BOOK: Professional SQL Server 2005 Integration Services ISBN: 0-7645-8435-9
This is the forum to discuss the Wrox book Professional SQL Server 2005 Integration Services by Brian Knight, Allan Mitchell, Darren Green, Douglas Hinson, Kathi Kellenberger, Andy Leonard, Erik Veerman, Jason Gerard, Haidong Ji, Mike Murphy; ISBN: 9780764584350
You are currently viewing the BOOK: Professional SQL Server 2005 Integration Services ISBN: 0-7645-8435-9 section of the Wrox Programmer to Programmer discussions. This is a community of tens of thousands of software programmers and website developers including Wrox book authors and readers. As a guest, you can read any forum posting. By joining today you can post your own programming questions, respond to other developersí questions, and eliminate the ads that are displayed to guests. Registration is fast, simple and absolutely free .
I received the same error, both when I created the package from scratch and also when I used the sample which is downloadable from the site. I was able to get the example to work, but only after forcing the filename out as a resultset. See page 150 where it talks about possible issues and this is given as a possible workaround.
What I did:
Removed the @ParameterValueVar parameter
Added a SELECT statement to the stored procedure to return the value as a column named [FileName]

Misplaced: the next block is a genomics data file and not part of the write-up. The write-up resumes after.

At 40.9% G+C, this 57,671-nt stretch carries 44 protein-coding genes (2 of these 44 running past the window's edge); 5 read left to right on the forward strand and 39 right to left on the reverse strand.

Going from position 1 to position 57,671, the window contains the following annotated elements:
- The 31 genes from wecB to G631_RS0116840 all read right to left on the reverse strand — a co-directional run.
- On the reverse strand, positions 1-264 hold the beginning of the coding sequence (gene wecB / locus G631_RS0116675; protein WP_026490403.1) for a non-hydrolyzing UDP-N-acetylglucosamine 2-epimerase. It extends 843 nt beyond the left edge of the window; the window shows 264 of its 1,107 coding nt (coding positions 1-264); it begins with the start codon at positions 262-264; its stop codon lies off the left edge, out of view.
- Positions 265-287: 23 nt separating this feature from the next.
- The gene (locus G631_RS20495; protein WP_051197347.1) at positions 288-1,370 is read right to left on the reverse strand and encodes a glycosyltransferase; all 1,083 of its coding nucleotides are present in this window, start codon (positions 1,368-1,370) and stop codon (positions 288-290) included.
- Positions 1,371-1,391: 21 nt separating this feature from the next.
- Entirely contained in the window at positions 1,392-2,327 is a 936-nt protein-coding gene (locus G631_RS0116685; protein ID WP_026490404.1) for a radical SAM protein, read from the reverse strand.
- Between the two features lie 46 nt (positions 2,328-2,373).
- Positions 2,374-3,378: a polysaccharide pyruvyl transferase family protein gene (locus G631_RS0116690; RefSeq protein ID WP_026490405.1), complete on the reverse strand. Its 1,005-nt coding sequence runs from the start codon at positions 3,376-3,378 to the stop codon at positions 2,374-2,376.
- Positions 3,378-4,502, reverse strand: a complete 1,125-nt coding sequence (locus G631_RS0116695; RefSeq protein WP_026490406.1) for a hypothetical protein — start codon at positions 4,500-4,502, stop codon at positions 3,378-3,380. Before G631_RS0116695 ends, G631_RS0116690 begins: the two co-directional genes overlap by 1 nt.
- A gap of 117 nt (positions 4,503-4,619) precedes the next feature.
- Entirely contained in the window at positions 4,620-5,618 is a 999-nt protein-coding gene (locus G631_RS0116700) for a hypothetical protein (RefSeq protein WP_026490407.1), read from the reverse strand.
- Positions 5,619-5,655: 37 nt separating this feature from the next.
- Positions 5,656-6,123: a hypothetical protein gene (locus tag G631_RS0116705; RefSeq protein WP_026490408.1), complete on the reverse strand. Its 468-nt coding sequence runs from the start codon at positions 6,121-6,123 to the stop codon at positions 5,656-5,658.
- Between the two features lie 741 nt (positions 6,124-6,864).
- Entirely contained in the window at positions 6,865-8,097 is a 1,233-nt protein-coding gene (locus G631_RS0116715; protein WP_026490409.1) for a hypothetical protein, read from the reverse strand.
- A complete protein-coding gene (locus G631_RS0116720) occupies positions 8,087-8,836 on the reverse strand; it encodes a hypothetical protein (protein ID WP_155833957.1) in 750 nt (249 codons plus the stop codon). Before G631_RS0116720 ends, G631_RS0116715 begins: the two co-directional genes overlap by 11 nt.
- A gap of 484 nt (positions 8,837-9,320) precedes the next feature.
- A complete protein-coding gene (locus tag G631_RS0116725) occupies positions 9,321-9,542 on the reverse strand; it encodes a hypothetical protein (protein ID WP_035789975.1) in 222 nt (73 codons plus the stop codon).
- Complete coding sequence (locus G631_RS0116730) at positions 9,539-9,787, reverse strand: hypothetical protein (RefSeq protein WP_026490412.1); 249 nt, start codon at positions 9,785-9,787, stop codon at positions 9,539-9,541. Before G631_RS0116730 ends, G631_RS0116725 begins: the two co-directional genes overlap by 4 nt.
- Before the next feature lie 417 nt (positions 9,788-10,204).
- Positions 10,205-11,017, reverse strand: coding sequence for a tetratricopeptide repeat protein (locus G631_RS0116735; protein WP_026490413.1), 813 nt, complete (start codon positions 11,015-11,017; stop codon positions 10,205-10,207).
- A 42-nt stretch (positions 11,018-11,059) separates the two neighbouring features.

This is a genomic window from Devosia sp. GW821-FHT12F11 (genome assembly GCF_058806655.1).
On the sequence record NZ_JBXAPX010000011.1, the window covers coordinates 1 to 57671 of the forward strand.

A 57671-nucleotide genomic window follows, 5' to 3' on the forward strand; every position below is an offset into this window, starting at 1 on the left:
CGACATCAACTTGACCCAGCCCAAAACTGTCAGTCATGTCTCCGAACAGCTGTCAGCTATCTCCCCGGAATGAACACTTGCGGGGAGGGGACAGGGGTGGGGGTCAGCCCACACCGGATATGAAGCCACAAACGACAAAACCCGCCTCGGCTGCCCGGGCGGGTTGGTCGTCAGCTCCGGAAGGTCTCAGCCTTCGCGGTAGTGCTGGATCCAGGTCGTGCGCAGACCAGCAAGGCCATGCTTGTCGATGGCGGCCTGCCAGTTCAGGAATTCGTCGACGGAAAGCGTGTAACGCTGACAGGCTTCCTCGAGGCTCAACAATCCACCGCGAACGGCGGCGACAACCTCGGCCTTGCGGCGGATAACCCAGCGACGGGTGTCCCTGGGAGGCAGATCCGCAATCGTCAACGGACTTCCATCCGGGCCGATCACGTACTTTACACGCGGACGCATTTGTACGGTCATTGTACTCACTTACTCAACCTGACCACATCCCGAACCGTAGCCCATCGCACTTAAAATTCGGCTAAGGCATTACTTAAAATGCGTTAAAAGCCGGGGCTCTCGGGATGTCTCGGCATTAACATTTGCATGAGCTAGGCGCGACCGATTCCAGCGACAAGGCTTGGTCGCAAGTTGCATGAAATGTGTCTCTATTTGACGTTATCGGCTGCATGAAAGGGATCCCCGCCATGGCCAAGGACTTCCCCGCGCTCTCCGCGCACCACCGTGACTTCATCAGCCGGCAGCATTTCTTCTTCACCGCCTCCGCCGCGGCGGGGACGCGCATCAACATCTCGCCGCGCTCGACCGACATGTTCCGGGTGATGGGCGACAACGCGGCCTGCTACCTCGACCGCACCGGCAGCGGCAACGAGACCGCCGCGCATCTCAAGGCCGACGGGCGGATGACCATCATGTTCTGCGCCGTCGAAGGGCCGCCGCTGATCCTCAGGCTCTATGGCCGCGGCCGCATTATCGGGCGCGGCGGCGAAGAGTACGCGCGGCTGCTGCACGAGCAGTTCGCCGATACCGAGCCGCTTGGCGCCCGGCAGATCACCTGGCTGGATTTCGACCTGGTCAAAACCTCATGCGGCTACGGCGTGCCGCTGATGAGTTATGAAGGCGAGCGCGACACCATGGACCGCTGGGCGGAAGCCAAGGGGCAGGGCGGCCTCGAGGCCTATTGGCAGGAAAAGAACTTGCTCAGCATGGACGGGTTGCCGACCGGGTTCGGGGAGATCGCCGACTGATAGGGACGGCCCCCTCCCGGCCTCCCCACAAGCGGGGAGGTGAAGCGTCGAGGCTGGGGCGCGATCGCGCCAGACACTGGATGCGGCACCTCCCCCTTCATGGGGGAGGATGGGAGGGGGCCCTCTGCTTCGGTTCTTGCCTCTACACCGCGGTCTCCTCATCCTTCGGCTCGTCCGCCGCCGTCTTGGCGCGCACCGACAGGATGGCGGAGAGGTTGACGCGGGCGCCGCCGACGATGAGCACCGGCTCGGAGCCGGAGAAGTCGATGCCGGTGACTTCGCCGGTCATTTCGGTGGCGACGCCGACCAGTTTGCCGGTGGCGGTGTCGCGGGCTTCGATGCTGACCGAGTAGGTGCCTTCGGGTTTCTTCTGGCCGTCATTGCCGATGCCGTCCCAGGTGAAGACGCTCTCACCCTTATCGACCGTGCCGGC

Removed the @MYVALUE OUTPUT from the SQLStatement
Changed ResultSet to a single row
Deleted the parameter mapping
Created a mapping under Result Set to map FileName to User::MyFile
Mapping the column [FileName] to user::MyFile raised some error saying that mapping by column name in a result set was not supported by this type of connection. Using the column number (0) did the trick... So on the result set tab I mapped the column "Result Name" with value 0 to "Variable Name" user::MyValue
What is taking so long for the publisher to provide a fix for this? We all have been waiting a long time now! Since I live in Indianapolis, I'm going to have to drive up to their office and knock on their front door and personally ask for the fix.
In the Execute SQL Task Editor do the following:
1) General -> Change the ConnectionType to OLEDB
2) General -> Change the SQLStatement to EXEC usp_GetConfigParamValue 'MYAPP', 'MYPARM', 'STRING'
3) General -> Change the ResultSet to Single row
4) Parameter Mapping -> Remove all parameter mapping
5) Result Set -> Add a Result Name of MYFILENAME with a Variable Name of User::MyFile
Finally, change the sproc to the following:
ALTER PROC dbo.usp_GetConfigParamValue(
SET NOCOUNT ON
SELECT 'C:\Execute SQL Sample Changed.txt' AS MYFILENAME
SET NOCOUNT OFF
- execute sql task :
calling the stored procedure to get the config-param : exec stp_GetConfigParamValue 'MYAPP','MyParam','String',? output
and use 0 as parameter name in the parameter mapping
(For all connections except ADO.NET, you must use a ?, see BOL)
- data flow from datareader to Flat file destination.
I received errors on the 'flat file connection manager' concerning the connection string witch contained illegal characters.
I solved this by changing the expression to (DT_WSTR, 200)@[User::MyFile]
Hopefully this post saves some time in troubleshooting this exercise.
SP2 v9.0.3027 resolves the invalid datatype issue when returning a string from a stored procedure into a string parameter using ADO.NET. You now have the ability to assign a 'Parameter Size' in the Parameter mapping dialog.